Analyses by tax showed main effects main of country (F(1, 247)=4.88, p=0.03, ), Germans paid more taxes than Austrians, and earmarking (F(2, 247)=5.04, p=0.007, ), Austrians paid more taxes in earmarked conditions than Germans, but not concerning affectedness (F(1, 248)=1.91, p=0.17, ) in the inheritance tax conditions. In the stock profit tax conditions, country had a main effect on tax behavior (F(1, 248)=4.11, p=0.04, ), with Germans paying more taxes than Austrians, but earmarking (F(2, 248)=0.42, p=0.66, ) and affectedness (F(1, 248)=1.91, p=0.17, ) had no effect on tax behavior.
In sum, Germans were more tax compliant than Austrians, regardless of the tax due. Earmarking solely affected Austrians’ tax behavior in the inheritance tax conditions, and affectedness did not influence tax behavior at all. The means and standard deviations of all conditions by country can be seen in Table IV.
This study has investigated the relationship between inheritance tax compliance and the normative value principles proposed by Beckert (2008a) and socio-psychological variables that were found relevant for tax compliance in previous tax compliance research. Furthermore, it has investigated the influence of affectedness by inheritance tax on inheritance tax compliance and earmarking, the dedication of tax revenue to a specific program, as a policy measure to increase inheritance tax compliance. It has also compared two countries (Austria and Germany) of which one (Germany) levies inheritance tax and in the other (Austria) the reintroduction of inheritance tax is debated. On the basis of a two (affected vs nonaffected) by two (Austria vs Germany) by two (inheritance tax vs stock profit tax) by three (no earmarking vs social justice earmarking vs equal opportunities earmarking) experimental online questionnaire simulating a taxpaying situation, the study has revealed key insights into the factors that drive inheritance tax behavior.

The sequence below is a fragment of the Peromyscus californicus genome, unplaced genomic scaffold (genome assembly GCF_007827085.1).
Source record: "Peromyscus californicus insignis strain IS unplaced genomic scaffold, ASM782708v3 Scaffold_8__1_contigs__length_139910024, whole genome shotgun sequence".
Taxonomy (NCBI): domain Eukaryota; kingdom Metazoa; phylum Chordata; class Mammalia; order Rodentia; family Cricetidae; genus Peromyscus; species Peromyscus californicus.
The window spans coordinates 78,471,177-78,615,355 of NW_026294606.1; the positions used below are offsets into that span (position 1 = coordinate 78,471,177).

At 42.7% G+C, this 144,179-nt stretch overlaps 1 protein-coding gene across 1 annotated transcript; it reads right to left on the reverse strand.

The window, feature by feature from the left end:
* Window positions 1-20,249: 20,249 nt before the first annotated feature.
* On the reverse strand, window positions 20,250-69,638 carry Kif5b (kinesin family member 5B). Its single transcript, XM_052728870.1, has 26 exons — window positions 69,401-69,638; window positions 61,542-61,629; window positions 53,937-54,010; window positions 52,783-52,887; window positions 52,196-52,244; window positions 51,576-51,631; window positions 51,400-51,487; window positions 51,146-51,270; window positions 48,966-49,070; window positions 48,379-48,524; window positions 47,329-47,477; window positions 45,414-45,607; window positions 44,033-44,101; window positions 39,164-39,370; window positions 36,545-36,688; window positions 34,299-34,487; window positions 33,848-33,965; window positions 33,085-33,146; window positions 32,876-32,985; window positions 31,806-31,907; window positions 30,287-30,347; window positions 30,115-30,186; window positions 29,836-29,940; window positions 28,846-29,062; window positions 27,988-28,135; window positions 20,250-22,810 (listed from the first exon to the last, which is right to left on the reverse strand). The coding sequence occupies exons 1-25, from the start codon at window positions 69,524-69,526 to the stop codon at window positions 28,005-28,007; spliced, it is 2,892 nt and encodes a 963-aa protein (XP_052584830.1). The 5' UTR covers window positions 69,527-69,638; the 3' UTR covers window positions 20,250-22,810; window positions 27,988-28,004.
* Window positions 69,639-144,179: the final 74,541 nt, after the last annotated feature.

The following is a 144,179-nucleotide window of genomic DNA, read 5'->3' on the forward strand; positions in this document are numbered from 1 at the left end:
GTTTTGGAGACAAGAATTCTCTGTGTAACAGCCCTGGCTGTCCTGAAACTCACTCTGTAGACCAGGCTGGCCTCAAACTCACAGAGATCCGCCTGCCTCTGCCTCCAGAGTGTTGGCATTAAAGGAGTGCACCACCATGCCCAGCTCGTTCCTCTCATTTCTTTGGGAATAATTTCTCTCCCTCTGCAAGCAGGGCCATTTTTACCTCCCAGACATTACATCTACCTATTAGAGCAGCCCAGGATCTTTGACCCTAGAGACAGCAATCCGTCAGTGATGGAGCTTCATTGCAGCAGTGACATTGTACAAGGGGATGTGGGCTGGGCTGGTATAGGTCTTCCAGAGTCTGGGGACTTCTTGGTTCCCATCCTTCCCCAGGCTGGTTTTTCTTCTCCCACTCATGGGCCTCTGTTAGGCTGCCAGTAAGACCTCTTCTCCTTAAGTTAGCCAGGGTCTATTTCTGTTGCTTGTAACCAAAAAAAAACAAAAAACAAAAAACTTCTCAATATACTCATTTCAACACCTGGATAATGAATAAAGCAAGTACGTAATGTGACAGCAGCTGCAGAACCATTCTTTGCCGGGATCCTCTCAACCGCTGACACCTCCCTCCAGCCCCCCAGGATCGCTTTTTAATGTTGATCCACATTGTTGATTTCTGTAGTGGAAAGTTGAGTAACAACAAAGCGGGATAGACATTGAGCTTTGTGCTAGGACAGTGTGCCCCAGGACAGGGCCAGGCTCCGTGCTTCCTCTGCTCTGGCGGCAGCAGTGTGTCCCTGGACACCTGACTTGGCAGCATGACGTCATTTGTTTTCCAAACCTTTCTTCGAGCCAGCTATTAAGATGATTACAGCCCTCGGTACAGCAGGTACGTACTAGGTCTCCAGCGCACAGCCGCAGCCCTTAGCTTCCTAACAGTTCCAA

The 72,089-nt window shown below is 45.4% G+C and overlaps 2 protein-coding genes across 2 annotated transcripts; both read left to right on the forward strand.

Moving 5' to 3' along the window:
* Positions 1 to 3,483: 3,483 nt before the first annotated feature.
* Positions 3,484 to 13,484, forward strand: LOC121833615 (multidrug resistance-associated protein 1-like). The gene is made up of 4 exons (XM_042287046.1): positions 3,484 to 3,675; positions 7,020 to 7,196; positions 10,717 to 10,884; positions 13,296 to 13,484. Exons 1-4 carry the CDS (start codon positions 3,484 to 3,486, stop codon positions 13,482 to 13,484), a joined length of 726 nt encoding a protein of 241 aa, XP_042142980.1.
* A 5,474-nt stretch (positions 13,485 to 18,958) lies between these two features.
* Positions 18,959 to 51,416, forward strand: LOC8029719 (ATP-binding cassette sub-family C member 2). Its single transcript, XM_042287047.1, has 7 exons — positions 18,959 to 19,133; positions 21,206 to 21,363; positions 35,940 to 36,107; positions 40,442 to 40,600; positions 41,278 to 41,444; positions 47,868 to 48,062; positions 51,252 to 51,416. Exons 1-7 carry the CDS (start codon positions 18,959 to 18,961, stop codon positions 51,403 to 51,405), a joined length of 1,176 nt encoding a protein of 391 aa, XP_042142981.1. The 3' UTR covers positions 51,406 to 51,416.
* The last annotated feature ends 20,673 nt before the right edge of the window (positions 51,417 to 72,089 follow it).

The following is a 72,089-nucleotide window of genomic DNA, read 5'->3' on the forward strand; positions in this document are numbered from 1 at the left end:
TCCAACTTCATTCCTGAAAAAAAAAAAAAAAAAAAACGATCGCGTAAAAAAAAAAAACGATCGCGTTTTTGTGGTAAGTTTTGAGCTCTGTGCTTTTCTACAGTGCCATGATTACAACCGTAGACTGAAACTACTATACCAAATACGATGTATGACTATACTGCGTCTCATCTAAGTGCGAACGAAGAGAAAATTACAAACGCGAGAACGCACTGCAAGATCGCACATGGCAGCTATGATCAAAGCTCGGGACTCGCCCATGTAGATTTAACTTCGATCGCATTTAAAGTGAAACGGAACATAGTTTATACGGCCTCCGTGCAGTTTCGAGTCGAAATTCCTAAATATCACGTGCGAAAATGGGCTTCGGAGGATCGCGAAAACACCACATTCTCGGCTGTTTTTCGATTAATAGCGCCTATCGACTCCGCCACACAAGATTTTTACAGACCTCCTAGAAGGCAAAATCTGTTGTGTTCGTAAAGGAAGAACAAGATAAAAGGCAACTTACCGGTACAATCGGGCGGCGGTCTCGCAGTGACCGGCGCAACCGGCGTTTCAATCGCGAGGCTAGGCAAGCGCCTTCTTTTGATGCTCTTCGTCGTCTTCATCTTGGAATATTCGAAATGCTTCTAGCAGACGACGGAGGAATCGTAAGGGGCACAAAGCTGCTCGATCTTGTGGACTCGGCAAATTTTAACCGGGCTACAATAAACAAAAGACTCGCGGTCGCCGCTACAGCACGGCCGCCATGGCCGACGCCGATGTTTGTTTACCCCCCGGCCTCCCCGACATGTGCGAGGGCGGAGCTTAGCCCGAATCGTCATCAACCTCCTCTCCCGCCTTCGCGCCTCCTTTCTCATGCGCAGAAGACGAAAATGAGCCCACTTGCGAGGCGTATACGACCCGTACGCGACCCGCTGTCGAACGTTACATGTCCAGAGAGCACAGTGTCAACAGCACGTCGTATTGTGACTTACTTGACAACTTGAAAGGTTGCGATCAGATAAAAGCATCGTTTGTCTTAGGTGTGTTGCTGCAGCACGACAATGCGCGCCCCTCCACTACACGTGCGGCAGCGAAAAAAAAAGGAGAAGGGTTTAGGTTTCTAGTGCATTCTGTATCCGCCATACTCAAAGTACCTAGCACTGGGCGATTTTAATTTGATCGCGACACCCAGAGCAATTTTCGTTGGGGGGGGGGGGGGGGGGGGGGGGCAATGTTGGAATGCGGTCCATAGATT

The results suggest that normative value principles play an important role in inheritance tax compliance. The direction of the relationships of inheritance tax behavior with the four value principles and attitude toward inheritance tax go in the direction proposed by Beckert (2008a) in legitimization, except for the community principle. While Beckert (2008a) suggested that people adhering to this principle oppose inheritance tax, the results show a positive relationship of the community principle with inheritance tax behavior and attitude toward inheritance tax. This result could be due to the samples investigated. Installing trusts or foundations is a practice commonly applied in Anglo- Saxon countries, in particular in the USA, but is less common in Austria and Germany. Hence, giving to the community in Austria and Germany could be associated with redistribution through taxes. In sum, these results extend Beckert’s findings from discourse to a relation with actual behavior.
Attitudes toward inheritance tax play a pronounced role in inheritance tax behavior. The more positive the attitude toward this tax is, the more compliant the tax behavior is. This finding presents a possibility to increase the acceptance of inheritance tax and hence compliant tax behavior. Attitudes and normative value principles are part of peoples’ social representations. While attitudes are evaluations and peripheral elements, hence can undergo change, normative value principles are deeper rooted, core elements and highly resistant to change (Stark et al., 2017). Trust in the state and general tax morale/compliance also seem to be important for inheritance tax compliance. High levels of trust and general tax morale/compliance go in hand with high levels of inheritance tax compliance. Furthermore, people adhering to the family principle trust the state less and show lower levels of general tax morale/compliance and a greater need for participation.